Jan Hatzius, Goldman Sachs’ chief economist, said that any tax increase would be offset by the stimulus package proposed by the Biden administration. S & P analysts have noted that banks might actually be boosted by a higher tax rate regardless of the stimulus package based on what is called deferred tax assets. Deferred tax assets work by allowing companies to write off losses as a portion of their income and receive the money back in later years. This essentially boils down to the concept that the higher the corporate tax rate is, the more money they would get back from the federal government. Moody’s analytics writers Mark Zandi and Bernard Yaros note that “These groups [those who fall under the purview of the tax increase] will bear some modest incidence of the higher corporate income taxes, but this will be more or less washed out by the various tax breaks in Biden’s plan.” These tax breaks will include incentives for green investment and a ‘Made in America’ tax incentive. The report expresses that the proposed tax increase only raises it from 21 to 28 percent, and not to the Obama era’s 35 percent. Dr. Gallenstein said that the perception of the number 28 percent as a tax rate would depend upon one’s own Anchor Bias. In other words, it can seem too much or too little depending on which rate the public views as the starting point. Biden’s platform includes very few radical economic ideas, and is unsurprisingly rooted in moderation.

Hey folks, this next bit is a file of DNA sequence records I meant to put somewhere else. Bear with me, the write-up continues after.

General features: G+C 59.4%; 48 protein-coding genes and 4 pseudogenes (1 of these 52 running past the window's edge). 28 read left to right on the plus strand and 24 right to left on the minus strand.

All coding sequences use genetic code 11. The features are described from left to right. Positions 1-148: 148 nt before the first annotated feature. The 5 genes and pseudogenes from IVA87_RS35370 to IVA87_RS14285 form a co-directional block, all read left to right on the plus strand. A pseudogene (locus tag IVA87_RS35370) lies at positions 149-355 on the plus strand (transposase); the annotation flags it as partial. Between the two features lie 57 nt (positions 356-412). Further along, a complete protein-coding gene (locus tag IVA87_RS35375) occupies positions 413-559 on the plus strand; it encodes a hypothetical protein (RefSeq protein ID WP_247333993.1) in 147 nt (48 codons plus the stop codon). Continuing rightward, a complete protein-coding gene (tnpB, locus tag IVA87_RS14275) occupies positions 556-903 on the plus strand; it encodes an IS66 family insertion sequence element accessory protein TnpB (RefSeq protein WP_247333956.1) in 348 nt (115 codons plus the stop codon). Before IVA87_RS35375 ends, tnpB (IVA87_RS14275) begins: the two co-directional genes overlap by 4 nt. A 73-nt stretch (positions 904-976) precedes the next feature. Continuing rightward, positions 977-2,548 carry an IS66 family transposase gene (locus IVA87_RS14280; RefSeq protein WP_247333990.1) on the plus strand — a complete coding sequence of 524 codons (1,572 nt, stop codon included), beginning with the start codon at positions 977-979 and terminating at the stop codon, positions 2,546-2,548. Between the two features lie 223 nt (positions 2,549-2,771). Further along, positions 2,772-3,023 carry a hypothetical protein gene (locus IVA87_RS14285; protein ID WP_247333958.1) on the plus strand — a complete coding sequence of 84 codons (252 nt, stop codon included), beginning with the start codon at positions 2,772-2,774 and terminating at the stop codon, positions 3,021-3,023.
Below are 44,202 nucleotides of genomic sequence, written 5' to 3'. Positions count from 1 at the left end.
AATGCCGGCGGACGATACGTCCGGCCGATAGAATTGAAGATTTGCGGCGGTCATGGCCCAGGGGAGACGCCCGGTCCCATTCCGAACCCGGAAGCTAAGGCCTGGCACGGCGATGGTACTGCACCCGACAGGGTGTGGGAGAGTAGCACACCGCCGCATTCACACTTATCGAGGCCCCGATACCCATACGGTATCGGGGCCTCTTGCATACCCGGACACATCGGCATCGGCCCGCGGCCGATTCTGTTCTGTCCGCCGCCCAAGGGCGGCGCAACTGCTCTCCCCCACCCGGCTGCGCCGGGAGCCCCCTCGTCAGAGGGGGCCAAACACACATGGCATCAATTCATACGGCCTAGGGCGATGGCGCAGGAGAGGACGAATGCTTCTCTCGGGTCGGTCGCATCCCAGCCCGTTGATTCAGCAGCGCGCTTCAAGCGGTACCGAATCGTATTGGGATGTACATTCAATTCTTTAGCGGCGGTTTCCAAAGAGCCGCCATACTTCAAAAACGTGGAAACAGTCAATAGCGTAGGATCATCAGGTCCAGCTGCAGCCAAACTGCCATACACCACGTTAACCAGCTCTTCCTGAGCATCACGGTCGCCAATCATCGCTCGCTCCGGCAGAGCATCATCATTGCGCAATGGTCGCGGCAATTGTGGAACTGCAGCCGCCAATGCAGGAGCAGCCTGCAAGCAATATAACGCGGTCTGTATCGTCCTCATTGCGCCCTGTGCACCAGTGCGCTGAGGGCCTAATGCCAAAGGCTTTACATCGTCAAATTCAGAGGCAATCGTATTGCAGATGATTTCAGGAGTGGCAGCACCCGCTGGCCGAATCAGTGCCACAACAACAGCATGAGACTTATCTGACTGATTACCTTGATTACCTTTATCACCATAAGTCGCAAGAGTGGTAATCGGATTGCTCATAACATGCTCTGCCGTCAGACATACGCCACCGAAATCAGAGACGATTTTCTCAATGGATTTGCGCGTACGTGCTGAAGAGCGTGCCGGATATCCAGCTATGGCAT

However, it is not just taxes that Wall Street and the big banks are interested in. Recently, both Goldman Sachs and JP Morgan expanded office space and personnel in China. China represents a 47 trillion dollar market, making it the largest untapped market in the world. New laws recently allowed for foreign banks to have majority non-Chinese control. The Trump administration has made no attempt to hide its animosity for the Chinese government and previous administrations’ lack thereof. The administration’s current deal with the Chinese government has been questioned due to its lack of concrete benefit for the U.S. firms. Dr. Gallenstein said that while Trump has been more openly hostile towards China, the Obama administration found strength in its subtle, yet intentional, rivaling of China, and that he considered the backing out of the Trans Pacific Partnership (TPP) by President Trump to be a tactical economic error. However Dr. Aguirre said that trade has increased between China and the US, and under more favorable terms for the US companies as well. Banks looking to expand into China will have to compete with China’s state-backed banking systems when they arrive, which may require strong government support, to negotiate fair deals.